Think About Whose Land Your Thanksgiving Dinner Comes From

Despite the holiday's tragic beginnings, chef Crystal Wahpepah says it's also a "celebration of how we honor our ancestors."
Photo:Rosario Hopper

Chef Crystal Wahpepah is the owner of the Native American restaurant Wahpepah’s Kitchen in Oakland, California. Before opening her kitchen, she was among the first Native women to own a catering business, providing meals for events like the Visit Native California launch party and the American Indian Film Festival. She was also the first Native chef to appear on the Food Network show “Chopped.”

This Kickapoo chef has traveled the country speaking at food summits and building relationships with Indigenous producers, earning her the Indigenous Artist Activist Award. In this edition of Voices In Food, Wahpepah discusses why she encourages people to acknowledge that North Americans live on stolen land and how her restaurant aims to reclaim Native food sovereignty.

I was born on Thanksgiving in Oakland, California. My grandpa would always tell me cute little stories about how everybody stopped eating and went to the hospital when I was born. My grandparents came to Oakland in the ’50s when the Relocation Act was happening here in the Bay Area. [Editor’s note: The Indian Relocation Act of 1956 was part of a government effort to remove Native Americans from their land and relocate them to major urban centers, including the Bay Area.]

My grandmother and my aunts taught me how to cook. My grandmother was always cooking, all the time. We were always in the kitchen. And we always had traditional Native foods at home. I was young, about 6 or 7, and I realized, “Wow, how come we don’t see our foods anywhere else?”

We cooked a lot of corn soups and fry bread, and we always had deer. When it comes to making dried corn soup, when I do it here at the restaurant, I can just close my eyes and I’m in the kitchen with my grandmother.

People ask, “How does a Kickapoo have a restaurant here in Oakland?” Just being born and raised here, my family was involved in a lot of things when it came to Native American rights. And this is where I always see that gap when it comes to our food.

“I love Thanksgiving. ... Of course, it’s when the Pilgrims came and took the land, but it’s also a celebration of how we honor our ancestors.”

We have a huge Native community here. We’re on Ohlone land, and there are a lot of California Natives and a lot of Natives from the Relocation Act. So you have many different tribes. Growing up, we had a lot of powwows, a lot of drums and dancing, and a lot of laughter within the Native community here which still takes place.

We eat a lot of corn, squash and venison. At the restaurant, we’re known for our bison blueberry meatballs, and we do venison blueberry meatballs. That’s one of my staples.

Cooking is a lot about connection for me. It’s a connection to my ancestors and also to my roots. When I look at it now, this is really something that was very healing and something I was drawn to. I can’t explain it. But I had this beautiful relationship with our food.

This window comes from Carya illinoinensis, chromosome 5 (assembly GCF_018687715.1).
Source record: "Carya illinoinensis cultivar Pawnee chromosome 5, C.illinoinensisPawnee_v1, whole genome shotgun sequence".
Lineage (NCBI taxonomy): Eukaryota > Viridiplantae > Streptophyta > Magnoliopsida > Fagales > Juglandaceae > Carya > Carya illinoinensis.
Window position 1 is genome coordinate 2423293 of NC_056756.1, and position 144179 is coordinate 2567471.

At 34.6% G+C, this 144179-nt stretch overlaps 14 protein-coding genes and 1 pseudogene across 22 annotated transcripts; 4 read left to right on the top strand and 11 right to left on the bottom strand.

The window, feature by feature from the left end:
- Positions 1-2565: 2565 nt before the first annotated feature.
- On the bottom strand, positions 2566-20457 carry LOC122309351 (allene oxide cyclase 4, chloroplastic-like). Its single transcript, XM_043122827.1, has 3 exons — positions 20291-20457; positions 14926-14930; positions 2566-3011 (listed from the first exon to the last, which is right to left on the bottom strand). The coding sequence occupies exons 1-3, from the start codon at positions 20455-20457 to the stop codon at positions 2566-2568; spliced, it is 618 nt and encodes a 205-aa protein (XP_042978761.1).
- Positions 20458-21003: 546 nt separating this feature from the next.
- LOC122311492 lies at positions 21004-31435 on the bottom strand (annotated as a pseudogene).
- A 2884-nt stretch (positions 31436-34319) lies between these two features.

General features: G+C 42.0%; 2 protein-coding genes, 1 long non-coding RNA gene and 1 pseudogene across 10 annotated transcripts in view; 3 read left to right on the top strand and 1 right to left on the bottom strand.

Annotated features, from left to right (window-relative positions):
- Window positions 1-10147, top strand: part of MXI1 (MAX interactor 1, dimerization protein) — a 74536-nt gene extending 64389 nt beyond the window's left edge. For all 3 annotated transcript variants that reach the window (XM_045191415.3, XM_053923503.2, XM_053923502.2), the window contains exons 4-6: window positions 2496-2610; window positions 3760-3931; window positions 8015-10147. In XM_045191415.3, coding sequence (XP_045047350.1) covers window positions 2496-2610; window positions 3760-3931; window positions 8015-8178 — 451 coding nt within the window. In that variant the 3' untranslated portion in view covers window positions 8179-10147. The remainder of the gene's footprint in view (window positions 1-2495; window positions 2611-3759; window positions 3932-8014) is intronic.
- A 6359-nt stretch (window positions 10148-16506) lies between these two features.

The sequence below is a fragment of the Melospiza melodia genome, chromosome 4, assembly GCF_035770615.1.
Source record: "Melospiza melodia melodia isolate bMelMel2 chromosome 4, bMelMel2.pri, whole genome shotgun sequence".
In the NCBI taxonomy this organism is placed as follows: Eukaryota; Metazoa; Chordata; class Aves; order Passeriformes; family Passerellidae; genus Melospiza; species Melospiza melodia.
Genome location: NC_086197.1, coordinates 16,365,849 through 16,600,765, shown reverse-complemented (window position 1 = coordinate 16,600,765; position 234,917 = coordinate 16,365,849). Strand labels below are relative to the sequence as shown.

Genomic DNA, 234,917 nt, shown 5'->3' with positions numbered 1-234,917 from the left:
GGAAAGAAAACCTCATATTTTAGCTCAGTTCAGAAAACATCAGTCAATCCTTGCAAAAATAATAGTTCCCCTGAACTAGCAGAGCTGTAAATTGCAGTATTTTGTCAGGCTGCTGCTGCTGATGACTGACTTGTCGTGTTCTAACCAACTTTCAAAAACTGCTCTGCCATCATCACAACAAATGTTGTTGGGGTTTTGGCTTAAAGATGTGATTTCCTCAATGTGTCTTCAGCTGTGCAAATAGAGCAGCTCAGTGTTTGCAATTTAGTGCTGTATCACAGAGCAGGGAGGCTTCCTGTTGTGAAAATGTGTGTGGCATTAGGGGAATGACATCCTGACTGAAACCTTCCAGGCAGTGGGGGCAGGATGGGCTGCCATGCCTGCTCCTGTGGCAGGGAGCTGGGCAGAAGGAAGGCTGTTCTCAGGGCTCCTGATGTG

I love Thanksgiving. I love the holiday. I’m very grateful because that’s when I was born, but I always have good memories of growing up and knowing what Thanksgiving was really about. Of course, it’s when the Pilgrims came and took the land, but it’s also a celebration of how we honor our ancestors.

We would always go to Alcatraz when we were younger, and then we would do a Thanksgiving dinner. At the sunrise gathering on Alcatraz, we’d acknowledge our ancestors and also talk about the reason why this land was stolen and how we can heal and connect when it comes to Native American and Indigenous people’s human rights.

Today, I think we need to lean toward acknowledgement on Thanksgiving. When it comes to the food and ingredients, for instance, if you just have a pumpkin pie or if you have some squash, think about whose land that came from. Have that moment of silence acknowledging whose land you’re on, what has taken place and the meaning of Thanksgiving. I don’t like to think of Thanksgiving and what it’s really about, but when it comes to thinking about our ancestors when we’re all gathered together and we’re about to eat, I just want people to realize whose land they’re on.

“I don’t like to think of Thanksgiving and what it’s really about, but when it comes to thinking about our ancestors when we’re all gathered together and we’re about to eat, I just want people to realize whose land they’re on.”

Our mission is to acknowledge whose land we’re on and to actually reclaim sovereignty and Native foodways when it comes to having these foods accessible to our elders and to our youths. Our future is in the next generation.

Since I opened the restaurant in November, 2021, it’s been a beautiful Indigenous food journey. A journey of all the people that come in and all the support from the community that really wants to embrace your restaurant and your foods.

There are no words that can express the people coming into the restaurant, who maybe haven’t been to their homeland, and they literally have that utmost honor and respect for the foods you’re serving. My grandparents are no longer here, but if I had a place where I could go get my grandmother’s soup, I would go. This is something where it’s a long time overdue.

It just tells you that your hard work pays off when elders come in and want to see what your restaurant is offering. I always have people come in, and their hearts are touched. When you can move a person by just making a dish on a plate, not just a dish on a plate, but actually what land it comes from, and you’re honoring it. I’m very honored to serve these foods to the people in the community.

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